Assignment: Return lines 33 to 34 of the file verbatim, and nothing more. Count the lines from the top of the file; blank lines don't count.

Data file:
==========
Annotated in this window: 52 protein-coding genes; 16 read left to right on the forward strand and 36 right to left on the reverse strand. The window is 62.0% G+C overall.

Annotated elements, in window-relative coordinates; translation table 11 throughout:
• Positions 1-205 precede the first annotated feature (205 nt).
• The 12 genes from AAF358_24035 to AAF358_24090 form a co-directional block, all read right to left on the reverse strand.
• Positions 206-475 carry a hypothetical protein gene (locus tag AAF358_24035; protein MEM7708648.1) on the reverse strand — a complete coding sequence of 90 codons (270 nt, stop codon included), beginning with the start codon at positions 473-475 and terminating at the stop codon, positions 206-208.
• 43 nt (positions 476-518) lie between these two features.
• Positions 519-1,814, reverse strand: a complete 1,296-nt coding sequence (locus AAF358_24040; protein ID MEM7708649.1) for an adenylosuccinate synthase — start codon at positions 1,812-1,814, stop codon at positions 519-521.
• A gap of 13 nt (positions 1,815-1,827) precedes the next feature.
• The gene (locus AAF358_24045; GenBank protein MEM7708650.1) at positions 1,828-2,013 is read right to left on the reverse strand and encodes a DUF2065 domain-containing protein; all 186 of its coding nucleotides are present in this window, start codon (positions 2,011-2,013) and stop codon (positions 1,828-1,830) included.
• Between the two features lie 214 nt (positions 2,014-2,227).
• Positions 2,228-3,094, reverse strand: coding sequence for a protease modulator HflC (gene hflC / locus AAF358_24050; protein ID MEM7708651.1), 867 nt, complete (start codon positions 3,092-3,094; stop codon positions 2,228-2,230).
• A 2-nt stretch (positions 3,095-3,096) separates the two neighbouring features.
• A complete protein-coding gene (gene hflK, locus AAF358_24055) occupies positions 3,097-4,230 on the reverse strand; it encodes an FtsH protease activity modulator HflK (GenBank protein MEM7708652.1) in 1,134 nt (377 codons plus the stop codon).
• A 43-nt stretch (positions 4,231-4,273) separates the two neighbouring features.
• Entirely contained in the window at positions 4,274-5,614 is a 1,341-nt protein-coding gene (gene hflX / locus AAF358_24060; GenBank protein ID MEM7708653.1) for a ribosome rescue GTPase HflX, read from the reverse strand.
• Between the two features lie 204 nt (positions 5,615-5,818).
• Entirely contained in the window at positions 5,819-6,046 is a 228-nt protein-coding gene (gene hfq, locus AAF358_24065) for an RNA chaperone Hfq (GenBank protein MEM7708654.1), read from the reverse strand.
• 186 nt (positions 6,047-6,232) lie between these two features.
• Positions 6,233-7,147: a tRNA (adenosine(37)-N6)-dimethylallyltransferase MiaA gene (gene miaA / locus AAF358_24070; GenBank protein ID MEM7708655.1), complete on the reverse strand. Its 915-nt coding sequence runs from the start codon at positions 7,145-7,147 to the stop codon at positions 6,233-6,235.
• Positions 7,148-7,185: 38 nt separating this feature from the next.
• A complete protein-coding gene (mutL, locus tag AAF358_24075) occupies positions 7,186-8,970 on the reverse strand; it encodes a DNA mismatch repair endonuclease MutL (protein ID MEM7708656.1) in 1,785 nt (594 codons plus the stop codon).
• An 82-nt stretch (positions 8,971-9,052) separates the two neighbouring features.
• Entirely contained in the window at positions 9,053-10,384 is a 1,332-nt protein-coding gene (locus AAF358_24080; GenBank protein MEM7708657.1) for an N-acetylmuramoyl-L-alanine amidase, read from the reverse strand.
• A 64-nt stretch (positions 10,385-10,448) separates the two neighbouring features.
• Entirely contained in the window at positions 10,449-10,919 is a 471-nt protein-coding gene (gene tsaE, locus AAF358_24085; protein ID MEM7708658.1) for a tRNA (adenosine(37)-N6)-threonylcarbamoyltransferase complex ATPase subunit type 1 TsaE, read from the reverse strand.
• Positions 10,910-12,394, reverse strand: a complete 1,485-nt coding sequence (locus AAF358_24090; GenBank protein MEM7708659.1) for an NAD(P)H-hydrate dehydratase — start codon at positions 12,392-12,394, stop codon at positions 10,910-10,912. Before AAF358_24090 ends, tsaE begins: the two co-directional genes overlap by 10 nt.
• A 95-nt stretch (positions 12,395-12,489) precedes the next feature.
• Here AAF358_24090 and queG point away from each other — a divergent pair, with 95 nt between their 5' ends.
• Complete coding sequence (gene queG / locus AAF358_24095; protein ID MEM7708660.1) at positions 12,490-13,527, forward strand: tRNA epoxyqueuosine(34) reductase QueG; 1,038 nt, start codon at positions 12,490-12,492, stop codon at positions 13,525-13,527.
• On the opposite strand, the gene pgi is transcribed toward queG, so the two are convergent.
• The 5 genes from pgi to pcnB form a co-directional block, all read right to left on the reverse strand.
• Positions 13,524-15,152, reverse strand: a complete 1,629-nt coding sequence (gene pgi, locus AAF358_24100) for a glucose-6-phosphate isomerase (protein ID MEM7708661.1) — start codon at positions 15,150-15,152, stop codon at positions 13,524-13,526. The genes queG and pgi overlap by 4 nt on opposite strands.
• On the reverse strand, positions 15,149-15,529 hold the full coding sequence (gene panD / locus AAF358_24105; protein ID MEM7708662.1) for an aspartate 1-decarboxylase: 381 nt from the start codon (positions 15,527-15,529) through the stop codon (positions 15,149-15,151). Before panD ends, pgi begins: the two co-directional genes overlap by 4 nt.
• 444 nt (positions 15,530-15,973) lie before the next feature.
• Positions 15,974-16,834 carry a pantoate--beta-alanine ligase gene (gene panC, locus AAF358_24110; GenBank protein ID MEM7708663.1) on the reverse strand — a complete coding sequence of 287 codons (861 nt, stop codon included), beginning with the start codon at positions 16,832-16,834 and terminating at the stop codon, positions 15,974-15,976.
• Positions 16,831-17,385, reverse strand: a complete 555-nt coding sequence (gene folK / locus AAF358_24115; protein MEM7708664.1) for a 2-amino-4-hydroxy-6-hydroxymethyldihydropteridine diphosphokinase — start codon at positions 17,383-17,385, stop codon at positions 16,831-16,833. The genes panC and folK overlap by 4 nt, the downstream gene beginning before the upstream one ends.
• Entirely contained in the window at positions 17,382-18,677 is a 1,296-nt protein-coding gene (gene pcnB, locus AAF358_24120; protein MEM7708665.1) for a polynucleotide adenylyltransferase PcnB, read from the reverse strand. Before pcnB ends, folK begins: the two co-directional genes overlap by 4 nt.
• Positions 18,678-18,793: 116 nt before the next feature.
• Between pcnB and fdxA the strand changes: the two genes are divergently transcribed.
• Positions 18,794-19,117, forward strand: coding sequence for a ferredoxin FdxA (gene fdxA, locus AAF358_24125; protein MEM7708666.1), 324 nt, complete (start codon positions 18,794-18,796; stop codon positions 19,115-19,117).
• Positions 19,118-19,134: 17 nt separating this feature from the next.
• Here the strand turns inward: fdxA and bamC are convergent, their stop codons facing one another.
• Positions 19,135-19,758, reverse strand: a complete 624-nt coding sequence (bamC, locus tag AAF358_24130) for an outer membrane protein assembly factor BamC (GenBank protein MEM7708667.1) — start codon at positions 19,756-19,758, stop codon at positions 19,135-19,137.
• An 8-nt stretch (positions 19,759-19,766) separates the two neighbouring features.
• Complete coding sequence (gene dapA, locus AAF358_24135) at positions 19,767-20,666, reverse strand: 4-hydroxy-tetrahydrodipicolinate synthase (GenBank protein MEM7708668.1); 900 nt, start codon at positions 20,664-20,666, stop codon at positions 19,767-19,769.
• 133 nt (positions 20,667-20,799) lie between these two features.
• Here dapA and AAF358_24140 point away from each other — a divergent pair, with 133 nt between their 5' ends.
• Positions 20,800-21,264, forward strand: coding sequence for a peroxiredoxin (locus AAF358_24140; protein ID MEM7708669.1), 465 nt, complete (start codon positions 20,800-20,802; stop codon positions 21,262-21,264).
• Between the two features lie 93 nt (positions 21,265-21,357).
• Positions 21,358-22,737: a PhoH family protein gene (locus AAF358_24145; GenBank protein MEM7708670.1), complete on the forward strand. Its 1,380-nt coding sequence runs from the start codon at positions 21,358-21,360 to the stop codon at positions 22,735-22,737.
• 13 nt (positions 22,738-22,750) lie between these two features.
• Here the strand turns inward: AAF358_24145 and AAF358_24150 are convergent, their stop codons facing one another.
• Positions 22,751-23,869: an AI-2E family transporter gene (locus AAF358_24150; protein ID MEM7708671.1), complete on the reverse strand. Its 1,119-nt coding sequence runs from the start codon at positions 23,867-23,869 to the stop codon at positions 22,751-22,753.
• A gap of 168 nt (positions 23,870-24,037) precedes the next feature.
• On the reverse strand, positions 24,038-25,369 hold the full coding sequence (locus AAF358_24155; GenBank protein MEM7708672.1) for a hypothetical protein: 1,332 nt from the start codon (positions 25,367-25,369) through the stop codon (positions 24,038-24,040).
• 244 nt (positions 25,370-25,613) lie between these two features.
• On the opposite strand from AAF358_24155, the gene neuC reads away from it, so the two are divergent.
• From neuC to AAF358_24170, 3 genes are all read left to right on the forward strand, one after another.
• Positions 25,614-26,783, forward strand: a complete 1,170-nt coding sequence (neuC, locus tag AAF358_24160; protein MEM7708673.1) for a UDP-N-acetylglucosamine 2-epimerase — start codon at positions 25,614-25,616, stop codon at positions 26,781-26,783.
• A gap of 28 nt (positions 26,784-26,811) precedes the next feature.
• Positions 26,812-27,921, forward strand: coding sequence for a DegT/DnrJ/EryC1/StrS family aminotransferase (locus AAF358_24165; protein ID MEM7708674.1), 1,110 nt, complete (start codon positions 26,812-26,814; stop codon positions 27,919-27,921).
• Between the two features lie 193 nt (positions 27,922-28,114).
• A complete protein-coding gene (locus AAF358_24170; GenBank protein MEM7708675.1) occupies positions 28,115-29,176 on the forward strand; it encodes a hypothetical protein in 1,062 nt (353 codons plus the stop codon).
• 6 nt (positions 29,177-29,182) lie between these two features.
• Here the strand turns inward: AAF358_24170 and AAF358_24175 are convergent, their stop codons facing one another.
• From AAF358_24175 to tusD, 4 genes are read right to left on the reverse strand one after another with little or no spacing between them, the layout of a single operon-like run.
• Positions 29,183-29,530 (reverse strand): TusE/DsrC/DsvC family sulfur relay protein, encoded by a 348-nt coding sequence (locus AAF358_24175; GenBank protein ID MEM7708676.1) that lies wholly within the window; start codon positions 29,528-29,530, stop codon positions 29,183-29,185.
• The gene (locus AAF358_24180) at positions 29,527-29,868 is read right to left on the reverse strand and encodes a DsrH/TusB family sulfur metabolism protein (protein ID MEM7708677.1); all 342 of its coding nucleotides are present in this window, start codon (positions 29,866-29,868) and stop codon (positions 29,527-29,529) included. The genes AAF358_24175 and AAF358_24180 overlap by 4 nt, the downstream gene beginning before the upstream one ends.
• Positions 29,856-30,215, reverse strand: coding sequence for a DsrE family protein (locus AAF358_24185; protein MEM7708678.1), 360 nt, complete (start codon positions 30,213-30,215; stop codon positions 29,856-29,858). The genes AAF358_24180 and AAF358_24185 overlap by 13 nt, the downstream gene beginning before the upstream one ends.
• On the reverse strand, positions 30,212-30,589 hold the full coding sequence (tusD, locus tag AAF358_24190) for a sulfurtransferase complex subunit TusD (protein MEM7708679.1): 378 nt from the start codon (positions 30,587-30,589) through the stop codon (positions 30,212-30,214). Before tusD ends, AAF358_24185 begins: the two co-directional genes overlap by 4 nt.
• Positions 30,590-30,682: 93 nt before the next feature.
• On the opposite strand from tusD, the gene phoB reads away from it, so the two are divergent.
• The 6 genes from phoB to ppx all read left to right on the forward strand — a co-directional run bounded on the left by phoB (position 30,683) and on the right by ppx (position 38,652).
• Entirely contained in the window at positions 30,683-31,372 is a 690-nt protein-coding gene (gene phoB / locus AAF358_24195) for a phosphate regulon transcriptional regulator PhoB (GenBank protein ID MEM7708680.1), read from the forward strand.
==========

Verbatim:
• On the reverse strand, positions 15,149-15,529 hold the full coding sequence (gene panD / locus AAF358_24105; protein ID MEM7708662.1) for an aspartate 1-decarboxylase: 381 nt from the start codon (positions 15,527-15,529) through the stop codon (positions 15,149-15,151). Before panD ends, pgi begins: the two co-directional genes overlap by 4 nt.
• 444 nt (positions 15,530-15,973) lie before the next feature.